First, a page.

On the eve of the Senate’s impeachment trial, President Trump’s attorneys outlined a defense strategy that seeks to turn House Democrats’ articles of impeachment on their head, arguing it was not the president who abused his power, but the House, and it was not the House’s duty that was unjustly obstructed, but the president’s.
In a fiery, six-page letter released on Saturday, Trump’s lead lawyers—Jay Sekulow and Pat Cipollone—argue that the Senate should not only reject the articles of impeachment but that those articles are blatantly unconstitutional and violate the will of the American people.
The articles, the attorneys claim, are “defective in their entirety… They are the product of invalid proceedings that flagrantly denied the president any due process rights. They rest on dangerous distortions of the Constitution that would do lasting damage to our structure of government.”
In their attacks against the two articles passed by Democrats in December—which charge Trump with abuse of power and obstruction of Congress in his effort to pressure Ukraine to investigate his political rivals—Sekulow and Cipollone echo closely the substance and tone of arguments made by Trump’s GOP allies on Capitol Hill during the impeachment process.
Those arguments emphasize that Trump denies the charges, the Ukrainians downplayed any pressure from Washington to open investigations, and that they eventually got the withheld security assistance anyway without announcing any investigations.
And echoing a talking point from Trump himself—“read the transcript”—the lawyers also argue that the memoranda of transcripts of the April and July calls between Trump and Ukrainian President Volodymyr Zelensky show there was no unseemly conduct. They claim Democrats knew that, too, because House Intelligence Committee Chairman Adam Schiff (D-CA) paraphrased the call during a September hearing.
“The fact that Mr. Schiff felt the need to fabricate a false version of the July 25 call proves that he and his colleagues knew there was absolutely nothing wrong with that call,” the attorneys write.
In responding to the obstruction of Congress charge, the attorneys write that the administration—which has blocked key witnesses from testifying and withheld scores of documents from investigators—is simply exercising its constitutional imperatives in the face of what they describe as historic, damaging overreach from the House. “The House may not usurp Executive Branch authority and may not bypass our Constitution’s system of checks and balances,” the letter reads.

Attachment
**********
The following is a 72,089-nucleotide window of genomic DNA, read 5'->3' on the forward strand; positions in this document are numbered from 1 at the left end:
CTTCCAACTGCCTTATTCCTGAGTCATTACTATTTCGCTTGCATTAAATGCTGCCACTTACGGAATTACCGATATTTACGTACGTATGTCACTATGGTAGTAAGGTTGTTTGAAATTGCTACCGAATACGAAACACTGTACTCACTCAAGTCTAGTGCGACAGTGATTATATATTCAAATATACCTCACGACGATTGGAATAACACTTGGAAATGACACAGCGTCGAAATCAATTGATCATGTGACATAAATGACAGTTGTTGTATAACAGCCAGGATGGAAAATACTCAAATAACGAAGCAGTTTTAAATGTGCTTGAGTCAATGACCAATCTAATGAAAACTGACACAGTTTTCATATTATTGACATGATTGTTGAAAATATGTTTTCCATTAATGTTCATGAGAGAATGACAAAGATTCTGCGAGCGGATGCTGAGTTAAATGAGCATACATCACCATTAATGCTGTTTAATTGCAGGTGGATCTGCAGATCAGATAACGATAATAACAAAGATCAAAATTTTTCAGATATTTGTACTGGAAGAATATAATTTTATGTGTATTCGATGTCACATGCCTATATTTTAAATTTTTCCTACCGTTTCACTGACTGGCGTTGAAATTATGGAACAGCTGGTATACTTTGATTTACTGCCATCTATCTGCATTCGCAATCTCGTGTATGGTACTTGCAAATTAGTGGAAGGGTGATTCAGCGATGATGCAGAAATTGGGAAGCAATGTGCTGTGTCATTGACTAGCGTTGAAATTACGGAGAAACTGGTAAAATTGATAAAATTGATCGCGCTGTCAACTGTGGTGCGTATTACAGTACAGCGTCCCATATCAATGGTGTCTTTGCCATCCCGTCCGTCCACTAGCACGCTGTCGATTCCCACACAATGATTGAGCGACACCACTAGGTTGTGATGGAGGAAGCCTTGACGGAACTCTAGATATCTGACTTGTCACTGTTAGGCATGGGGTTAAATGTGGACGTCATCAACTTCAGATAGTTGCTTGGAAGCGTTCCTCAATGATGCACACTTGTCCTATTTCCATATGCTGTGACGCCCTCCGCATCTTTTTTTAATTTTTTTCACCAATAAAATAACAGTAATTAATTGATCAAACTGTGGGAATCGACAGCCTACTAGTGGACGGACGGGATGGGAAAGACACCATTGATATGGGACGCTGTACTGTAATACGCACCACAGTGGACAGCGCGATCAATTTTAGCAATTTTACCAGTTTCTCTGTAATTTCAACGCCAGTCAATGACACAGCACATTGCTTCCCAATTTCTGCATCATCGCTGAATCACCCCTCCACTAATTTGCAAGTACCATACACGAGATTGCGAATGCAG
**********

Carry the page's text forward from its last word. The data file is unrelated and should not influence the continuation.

In the letter’s conclusion, the attorneys also teased a final defense that rests on long-running GOP claims that impeachment is an attack on the electorate’s will in 2016.
“In order to preserve our constitutional structure of government, to reject the poisonous partisanship that the Framers warned against, to ensure one-party political impeachment vendettas do not become ‘the new normal,’ and to vindicate the will of the American people, the Senate must reject both Articles of Impeachment,” they say. “In the end, this entire process is nothing more than a dangerous attack on the American people themselves and their fundamental right to vote.”
The aggressive defense from the White House was released minutes after the seven Democratic impeachment managers filed an 111-page brief that outlines the case they will make when arguments in the trial begin next week. It includes several counterpoints to the key claims made by Trump’s lawyers—notably, that the aid to Ukraine was only released because Trump “got caught” withholding it.
Trump’s defense team will submit a longer, more formal trial brief on Sunday.